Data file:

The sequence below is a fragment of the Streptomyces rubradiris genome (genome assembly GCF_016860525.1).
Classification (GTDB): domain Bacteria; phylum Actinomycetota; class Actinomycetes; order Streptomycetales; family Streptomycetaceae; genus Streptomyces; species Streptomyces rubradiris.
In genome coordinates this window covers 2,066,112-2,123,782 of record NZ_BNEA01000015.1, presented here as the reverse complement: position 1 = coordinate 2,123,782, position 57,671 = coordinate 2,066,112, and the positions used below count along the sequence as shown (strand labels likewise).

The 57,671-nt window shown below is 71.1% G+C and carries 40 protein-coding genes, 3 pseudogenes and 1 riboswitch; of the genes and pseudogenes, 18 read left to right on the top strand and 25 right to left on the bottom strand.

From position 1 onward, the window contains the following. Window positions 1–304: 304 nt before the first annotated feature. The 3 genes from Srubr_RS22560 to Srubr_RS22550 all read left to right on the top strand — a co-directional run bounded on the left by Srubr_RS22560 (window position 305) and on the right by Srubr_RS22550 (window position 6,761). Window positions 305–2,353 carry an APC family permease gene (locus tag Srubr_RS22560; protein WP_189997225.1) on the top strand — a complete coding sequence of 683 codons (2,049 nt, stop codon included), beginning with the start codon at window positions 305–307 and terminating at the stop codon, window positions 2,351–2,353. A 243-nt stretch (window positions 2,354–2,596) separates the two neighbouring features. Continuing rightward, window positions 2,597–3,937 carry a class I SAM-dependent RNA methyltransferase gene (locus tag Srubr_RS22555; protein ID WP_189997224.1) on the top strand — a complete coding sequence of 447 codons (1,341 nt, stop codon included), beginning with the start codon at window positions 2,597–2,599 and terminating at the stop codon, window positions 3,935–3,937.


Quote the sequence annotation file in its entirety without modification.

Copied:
The sequence below is a fragment of the Streptomyces rubradiris genome (genome assembly GCF_016860525.1).
Classification (GTDB): domain Bacteria; phylum Actinomycetota; class Actinomycetes; order Streptomycetales; family Streptomycetaceae; genus Streptomyces; species Streptomyces rubradiris.
In genome coordinates this window covers 2,066,112-2,123,782 of record NZ_BNEA01000015.1, presented here as the reverse complement: position 1 = coordinate 2,123,782, position 57,671 = coordinate 2,066,112, and the positions used below count along the sequence as shown (strand labels likewise).

The 57,671-nt window shown below is 71.1% G+C and carries 40 protein-coding genes, 3 pseudogenes and 1 riboswitch; of the genes and pseudogenes, 18 read left to right on the top strand and 25 right to left on the bottom strand.

From position 1 onward, the window contains the following. Window positions 1–304: 304 nt before the first annotated feature. The 3 genes from Srubr_RS22560 to Srubr_RS22550 all read left to right on the top strand — a co-directional run bounded on the left by Srubr_RS22560 (window position 305) and on the right by Srubr_RS22550 (window position 6,761). Window positions 305–2,353 carry an APC family permease gene (locus tag Srubr_RS22560; protein WP_189997225.1) on the top strand — a complete coding sequence of 683 codons (2,049 nt, stop codon included), beginning with the start codon at window positions 305–307 and terminating at the stop codon, window positions 2,351–2,353. A 243-nt stretch (window positions 2,354–2,596) separates the two neighbouring features. Continuing rightward, window positions 2,597–3,937 carry a class I SAM-dependent RNA methyltransferase gene (locus tag Srubr_RS22555; protein ID WP_189997224.1) on the top strand — a complete coding sequence of 447 codons (1,341 nt, stop codon included), beginning with the start codon at window positions 2,597–2,599 and terminating at the stop codon, window positions 3,935–3,937.